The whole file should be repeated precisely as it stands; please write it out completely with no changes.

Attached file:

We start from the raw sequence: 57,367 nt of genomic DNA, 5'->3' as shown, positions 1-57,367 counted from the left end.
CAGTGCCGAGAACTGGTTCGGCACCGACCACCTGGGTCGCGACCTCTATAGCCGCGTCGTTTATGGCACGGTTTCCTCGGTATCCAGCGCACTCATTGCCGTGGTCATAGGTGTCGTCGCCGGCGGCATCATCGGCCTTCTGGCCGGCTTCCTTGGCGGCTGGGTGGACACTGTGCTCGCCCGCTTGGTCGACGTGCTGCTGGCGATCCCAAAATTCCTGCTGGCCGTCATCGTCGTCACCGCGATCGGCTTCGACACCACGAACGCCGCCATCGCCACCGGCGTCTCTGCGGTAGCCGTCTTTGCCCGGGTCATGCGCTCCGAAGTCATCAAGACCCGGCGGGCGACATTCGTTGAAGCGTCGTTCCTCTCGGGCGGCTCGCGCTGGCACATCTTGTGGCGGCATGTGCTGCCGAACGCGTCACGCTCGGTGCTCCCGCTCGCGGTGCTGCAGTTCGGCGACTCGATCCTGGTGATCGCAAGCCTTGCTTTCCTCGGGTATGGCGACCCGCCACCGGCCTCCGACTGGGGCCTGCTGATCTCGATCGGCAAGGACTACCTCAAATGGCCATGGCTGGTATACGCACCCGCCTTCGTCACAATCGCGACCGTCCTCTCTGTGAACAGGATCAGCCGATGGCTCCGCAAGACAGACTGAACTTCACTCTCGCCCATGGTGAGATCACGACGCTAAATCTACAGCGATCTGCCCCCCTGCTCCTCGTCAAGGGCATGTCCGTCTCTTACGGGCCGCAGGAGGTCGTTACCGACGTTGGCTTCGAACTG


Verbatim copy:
We start from the raw sequence: 57,367 nt of genomic DNA, 5'->3' as shown, positions 1-57,367 counted from the left end.
CAGTGCCGAGAACTGGTTCGGCACCGACCACCTGGGTCGCGACCTCTATAGCCGCGTCGTTTATGGCACGGTTTCCTCGGTATCCAGCGCACTCATTGCCGTGGTCATAGGTGTCGTCGCCGGCGGCATCATCGGCCTTCTGGCCGGCTTCCTTGGCGGCTGGGTGGACACTGTGCTCGCCCGCTTGGTCGACGTGCTGCTGGCGATCCCAAAATTCCTGCTGGCCGTCATCGTCGTCACCGCGATCGGCTTCGACACCACGAACGCCGCCATCGCCACCGGCGTCTCTGCGGTAGCCGTCTTTGCCCGGGTCATGCGCTCCGAAGTCATCAAGACCCGGCGGGCGACATTCGTTGAAGCGTCGTTCCTCTCGGGCGGCTCGCGCTGGCACATCTTGTGGCGGCATGTGCTGCCGAACGCGTCACGCTCGGTGCTCCCGCTCGCGGTGCTGCAGTTCGGCGACTCGATCCTGGTGATCGCAAGCCTTGCTTTCCTCGGGTATGGCGACCCGCCACCGGCCTCCGACTGGGGCCTGCTGATCTCGATCGGCAAGGACTACCTCAAATGGCCATGGCTGGTATACGCACCCGCCTTCGTCACAATCGCGACCGTCCTCTCTGTGAACAGGATCAGCCGATGGCTCCGCAAGACAGACTGAACTTCACTCTCGCCCATGGTGAGATCACGACGCTAAATCTACAGCGATCTGCCCCCCTGCTCCTCGTCAAGGGCATGTCCGTCTCTTACGGGCCGCAGGAGGTCGTTACCGACGTTGGCTTCGAACTG